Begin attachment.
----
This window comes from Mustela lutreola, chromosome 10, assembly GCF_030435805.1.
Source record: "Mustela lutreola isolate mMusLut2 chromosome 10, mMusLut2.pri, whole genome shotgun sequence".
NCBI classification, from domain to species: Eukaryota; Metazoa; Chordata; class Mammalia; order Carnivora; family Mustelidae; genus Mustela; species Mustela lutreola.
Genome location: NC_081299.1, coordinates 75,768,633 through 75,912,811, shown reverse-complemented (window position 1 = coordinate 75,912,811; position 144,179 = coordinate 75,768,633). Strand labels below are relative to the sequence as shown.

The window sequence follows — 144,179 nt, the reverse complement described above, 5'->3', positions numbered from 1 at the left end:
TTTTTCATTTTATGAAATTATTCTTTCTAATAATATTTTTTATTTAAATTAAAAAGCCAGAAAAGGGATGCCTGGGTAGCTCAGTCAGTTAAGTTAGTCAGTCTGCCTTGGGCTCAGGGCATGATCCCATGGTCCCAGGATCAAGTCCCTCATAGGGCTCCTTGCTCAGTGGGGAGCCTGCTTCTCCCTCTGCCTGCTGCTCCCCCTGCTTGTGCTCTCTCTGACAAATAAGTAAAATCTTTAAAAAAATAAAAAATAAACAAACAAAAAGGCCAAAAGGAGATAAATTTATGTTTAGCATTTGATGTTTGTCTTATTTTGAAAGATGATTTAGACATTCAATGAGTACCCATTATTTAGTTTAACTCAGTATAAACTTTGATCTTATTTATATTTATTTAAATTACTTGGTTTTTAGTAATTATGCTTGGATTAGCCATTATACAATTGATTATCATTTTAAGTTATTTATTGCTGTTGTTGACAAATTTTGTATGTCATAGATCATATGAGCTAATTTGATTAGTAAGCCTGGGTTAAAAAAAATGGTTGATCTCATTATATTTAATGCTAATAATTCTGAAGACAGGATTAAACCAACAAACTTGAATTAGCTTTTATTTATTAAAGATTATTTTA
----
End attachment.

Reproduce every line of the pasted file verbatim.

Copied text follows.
This window comes from Mustela lutreola, chromosome 10, assembly GCF_030435805.1.
Source record: "Mustela lutreola isolate mMusLut2 chromosome 10, mMusLut2.pri, whole genome shotgun sequence".
NCBI classification, from domain to species: Eukaryota; Metazoa; Chordata; class Mammalia; order Carnivora; family Mustelidae; genus Mustela; species Mustela lutreola.
Genome location: NC_081299.1, coordinates 75,768,633 through 75,912,811, shown reverse-complemented (window position 1 = coordinate 75,912,811; position 144,179 = coordinate 75,768,633). Strand labels below are relative to the sequence as shown.

The window sequence follows — 144,179 nt, the reverse complement described above, 5'->3', positions numbered from 1 at the left end:
TTTTTCATTTTATGAAATTATTCTTTCTAATAATATTTTTTATTTAAATTAAAAAGCCAGAAAAGGGATGCCTGGGTAGCTCAGTCAGTTAAGTTAGTCAGTCTGCCTTGGGCTCAGGGCATGATCCCATGGTCCCAGGATCAAGTCCCTCATAGGGCTCCTTGCTCAGTGGGGAGCCTGCTTCTCCCTCTGCCTGCTGCTCCCCCTGCTTGTGCTCTCTCTGACAAATAAGTAAAATCTTTAAAAAAATAAAAAATAAACAAACAAAAAGGCCAAAAGGAGATAAATTTATGTTTAGCATTTGATGTTTGTCTTATTTTGAAAGATGATTTAGACATTCAATGAGTACCCATTATTTAGTTTAACTCAGTATAAACTTTGATCTTATTTATATTTATTTAAATTACTTGGTTTTTAGTAATTATGCTTGGATTAGCCATTATACAATTGATTATCATTTTAAGTTATTTATTGCTGTTGTTGACAAATTTTGTATGTCATAGATCATATGAGCTAATTTGATTAGTAAGCCTGGGTTAAAAAAAATGGTTGATCTCATTATATTTAATGCTAATAATTCTGAAGACAGGATTAAACCAACAAACTTGAATTAGCTTTTATTTATTAAAGATTATTTTA